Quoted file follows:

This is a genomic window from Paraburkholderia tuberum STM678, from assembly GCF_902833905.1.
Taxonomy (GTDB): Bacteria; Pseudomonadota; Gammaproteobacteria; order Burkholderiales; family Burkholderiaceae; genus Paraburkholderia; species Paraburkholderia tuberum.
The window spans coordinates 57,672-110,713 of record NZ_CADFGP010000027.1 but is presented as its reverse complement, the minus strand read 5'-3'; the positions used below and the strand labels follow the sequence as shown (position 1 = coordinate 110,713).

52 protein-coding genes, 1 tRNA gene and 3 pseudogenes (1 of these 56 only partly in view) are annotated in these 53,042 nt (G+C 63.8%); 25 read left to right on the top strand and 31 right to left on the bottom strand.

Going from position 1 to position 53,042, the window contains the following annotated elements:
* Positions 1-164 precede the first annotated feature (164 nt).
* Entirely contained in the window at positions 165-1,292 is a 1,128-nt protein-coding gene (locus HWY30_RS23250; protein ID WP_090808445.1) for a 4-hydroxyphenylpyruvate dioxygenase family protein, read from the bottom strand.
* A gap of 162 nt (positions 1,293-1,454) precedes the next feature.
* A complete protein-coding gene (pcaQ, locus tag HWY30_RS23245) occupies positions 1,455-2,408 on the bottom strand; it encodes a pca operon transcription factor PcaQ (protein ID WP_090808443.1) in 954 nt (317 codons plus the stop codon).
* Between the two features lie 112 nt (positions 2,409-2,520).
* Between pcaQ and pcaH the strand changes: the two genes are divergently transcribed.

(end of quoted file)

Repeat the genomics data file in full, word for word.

This is a genomic window from Paraburkholderia tuberum STM678, from assembly GCF_902833905.1.
Taxonomy (GTDB): Bacteria; Pseudomonadota; Gammaproteobacteria; order Burkholderiales; family Burkholderiaceae; genus Paraburkholderia; species Paraburkholderia tuberum.
The window spans coordinates 57,672-110,713 of record NZ_CADFGP010000027.1 but is presented as its reverse complement, the minus strand read 5'-3'; the positions used below and the strand labels follow the sequence as shown (position 1 = coordinate 110,713).

52 protein-coding genes, 1 tRNA gene and 3 pseudogenes (1 of these 56 only partly in view) are annotated in these 53,042 nt (G+C 63.8%); 25 read left to right on the top strand and 31 right to left on the bottom strand.

Going from position 1 to position 53,042, the window contains the following annotated elements:
* Positions 1-164 precede the first annotated feature (164 nt).
* Entirely contained in the window at positions 165-1,292 is a 1,128-nt protein-coding gene (locus HWY30_RS23250; protein ID WP_090808445.1) for a 4-hydroxyphenylpyruvate dioxygenase family protein, read from the bottom strand.
* A gap of 162 nt (positions 1,293-1,454) precedes the next feature.
* A complete protein-coding gene (pcaQ, locus tag HWY30_RS23245) occupies positions 1,455-2,408 on the bottom strand; it encodes a pca operon transcription factor PcaQ (protein ID WP_090808443.1) in 954 nt (317 codons plus the stop codon).
* Between the two features lie 112 nt (positions 2,409-2,520).
* Between pcaQ and pcaH the strand changes: the two genes are divergently transcribed.